SMITHFIELD — Along with their Johnston County neighbors, Smithfield residents will see their sewer rates increase next month. But cracked and aging sewer lines could cost residents even more in the years ahead.
The town currently charges residents $6.03 per 1,000 gallons of sewer. Last month, as part of the town’s 2013-2014 budget, the town council approved a 15-cent increase to keep pace with an increase approved by county commissioners. (The county treats Smithfield’s sewage.) The increase will go into effect next month.
But Smithfield public utilities director Earl Botkin said the increase would not be enough to cover the cost of treating rainwater that seeps into cracked sewer lines.
About 38 percent of the wastewater treated by the town is storm water or groundwater. That unnecessarily drives up the cost of treatment.
Water seeping into a sewer system is called infiltration, and it’s a problem facing communities across the country. Botkin said he’s heard of cities with older systems facing infiltration rates of 50 to 75 percent.
“It’s a problem all sewage-collection systems have,” he said. “It’s not unique to Smithfield at all.”
At the last Smithfield Town Council meeting, Botkin asked councilmen to raise sewer rates by 24 cents per 1,000 gallons – 15 cents to cover the county rate increase and another nine cents to cover the cost of treating that rainwater.
Council members said no.
“We’re covering our costs now,” said Councilman Andy Moore. “If we match our increases from the county, why wouldn’t we cover them (with the raise)?”
While declining the additional nine cents, council members told Botkin to come back with additional justifications for his requested increase. Councilman Emery Ashley said he wanted to keep rates where they are but would consider raising them in the future.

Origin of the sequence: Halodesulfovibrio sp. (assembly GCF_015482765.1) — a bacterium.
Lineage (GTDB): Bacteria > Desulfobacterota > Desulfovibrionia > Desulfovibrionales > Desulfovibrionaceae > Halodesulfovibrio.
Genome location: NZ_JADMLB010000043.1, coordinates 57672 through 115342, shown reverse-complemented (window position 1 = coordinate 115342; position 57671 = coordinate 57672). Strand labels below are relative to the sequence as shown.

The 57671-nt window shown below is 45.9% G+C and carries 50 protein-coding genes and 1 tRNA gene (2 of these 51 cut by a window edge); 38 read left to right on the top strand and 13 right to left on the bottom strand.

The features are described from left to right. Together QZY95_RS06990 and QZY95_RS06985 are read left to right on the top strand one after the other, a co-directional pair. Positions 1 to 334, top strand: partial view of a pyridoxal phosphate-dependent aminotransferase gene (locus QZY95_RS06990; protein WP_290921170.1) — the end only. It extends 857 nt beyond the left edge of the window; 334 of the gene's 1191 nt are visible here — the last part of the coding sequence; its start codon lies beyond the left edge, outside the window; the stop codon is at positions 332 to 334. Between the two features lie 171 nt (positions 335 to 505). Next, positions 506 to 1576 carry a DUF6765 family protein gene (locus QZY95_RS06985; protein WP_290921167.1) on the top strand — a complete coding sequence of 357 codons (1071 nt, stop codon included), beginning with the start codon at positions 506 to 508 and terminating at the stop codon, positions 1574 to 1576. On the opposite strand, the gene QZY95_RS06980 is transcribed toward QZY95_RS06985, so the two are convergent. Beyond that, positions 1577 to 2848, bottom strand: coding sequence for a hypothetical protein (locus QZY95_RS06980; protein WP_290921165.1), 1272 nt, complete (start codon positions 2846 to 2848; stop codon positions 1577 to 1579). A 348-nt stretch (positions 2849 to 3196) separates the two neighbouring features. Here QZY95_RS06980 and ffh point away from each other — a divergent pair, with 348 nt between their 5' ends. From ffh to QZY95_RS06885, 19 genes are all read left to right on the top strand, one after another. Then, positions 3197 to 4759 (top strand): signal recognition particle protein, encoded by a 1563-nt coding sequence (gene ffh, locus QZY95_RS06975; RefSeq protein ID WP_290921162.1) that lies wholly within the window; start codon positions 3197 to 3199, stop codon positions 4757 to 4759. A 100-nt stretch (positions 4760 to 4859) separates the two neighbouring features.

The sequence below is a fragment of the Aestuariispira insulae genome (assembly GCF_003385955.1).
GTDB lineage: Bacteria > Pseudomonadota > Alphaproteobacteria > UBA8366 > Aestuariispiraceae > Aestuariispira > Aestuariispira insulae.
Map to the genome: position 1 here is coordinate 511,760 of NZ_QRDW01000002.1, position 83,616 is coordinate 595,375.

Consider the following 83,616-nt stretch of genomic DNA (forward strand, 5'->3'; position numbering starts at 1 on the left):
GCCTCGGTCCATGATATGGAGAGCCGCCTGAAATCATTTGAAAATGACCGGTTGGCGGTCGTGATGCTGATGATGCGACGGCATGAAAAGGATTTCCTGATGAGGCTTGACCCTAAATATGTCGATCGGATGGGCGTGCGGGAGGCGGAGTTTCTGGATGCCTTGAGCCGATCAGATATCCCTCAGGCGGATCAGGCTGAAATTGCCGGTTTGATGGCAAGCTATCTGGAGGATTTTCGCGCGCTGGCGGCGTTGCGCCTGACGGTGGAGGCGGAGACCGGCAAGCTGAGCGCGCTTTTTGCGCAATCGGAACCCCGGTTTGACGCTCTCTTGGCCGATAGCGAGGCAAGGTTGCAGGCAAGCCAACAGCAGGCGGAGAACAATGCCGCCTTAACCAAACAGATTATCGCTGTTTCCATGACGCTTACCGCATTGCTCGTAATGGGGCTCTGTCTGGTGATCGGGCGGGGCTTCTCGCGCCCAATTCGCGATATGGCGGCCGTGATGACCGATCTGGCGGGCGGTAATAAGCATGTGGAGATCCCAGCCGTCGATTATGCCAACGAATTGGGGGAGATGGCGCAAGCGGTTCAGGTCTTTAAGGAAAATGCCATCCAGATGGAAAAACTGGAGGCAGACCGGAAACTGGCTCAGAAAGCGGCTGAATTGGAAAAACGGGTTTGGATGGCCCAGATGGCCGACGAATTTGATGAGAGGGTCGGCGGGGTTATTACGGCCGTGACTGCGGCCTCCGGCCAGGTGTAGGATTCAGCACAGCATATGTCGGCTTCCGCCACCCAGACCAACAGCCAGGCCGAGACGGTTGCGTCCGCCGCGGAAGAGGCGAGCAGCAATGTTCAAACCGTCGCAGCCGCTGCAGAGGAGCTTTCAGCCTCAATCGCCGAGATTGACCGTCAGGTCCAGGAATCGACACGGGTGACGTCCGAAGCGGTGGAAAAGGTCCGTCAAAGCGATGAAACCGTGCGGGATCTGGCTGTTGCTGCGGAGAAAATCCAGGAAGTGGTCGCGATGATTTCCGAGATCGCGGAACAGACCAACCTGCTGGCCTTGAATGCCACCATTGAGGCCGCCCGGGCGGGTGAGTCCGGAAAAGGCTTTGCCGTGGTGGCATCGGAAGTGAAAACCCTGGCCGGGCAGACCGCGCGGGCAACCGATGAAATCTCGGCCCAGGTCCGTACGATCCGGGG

“I’m inclined to just pass the 15 cents along,” Ashley said. “If it becomes a situation, we just raise it to 24 later.”
This month, Botkin sent a memo to council members explaining his request.
In short, he said, money from sewer customers is not covering all of the town’s treatment costs. The town is paying the county to treat about 628 million gallons of sewer annually, he said; customers are paying only for the 391 million gallons they use. The 237 million-gallon difference is because of infiltration.
In the memo, Botkin wrote that the town’s water and sewer system makes enough money to treat the infiltration. Ashley said he’d like for it to stay that way. “I think the water and sewer fund makes enough money,” he said. “I don’t think the water and sewer fund should be a profit center.”
But the past couple of months have been unusually wet, with the town’s sewer bill about $75,000 higher than usual. That could erode the cash cushion in the water and sewer fund, Botkin said.
“We’ll have to see how the rest of the year is,” he said. “If it’s dry, we certainly would not have as much (infiltration).”
In the past decade, Botkin said, the town has been working incrementally on repairing its sewer lines, and the results are in the numbers. During the 2007 drought, the town had more total wastewater flow than it has had this year despite the rain, he said.
Councilman Perry Harris said the town needs to focus on fixing the leaks that allow infiltration. “If our sewer lines are leaking, why don’t we have a big project to fix them?” he asked.
Botkin said a major overhaul could alleviate the problem. “I don’t think you’ll ever get rid of it completely … but you could get rid of a lot of it,” he said.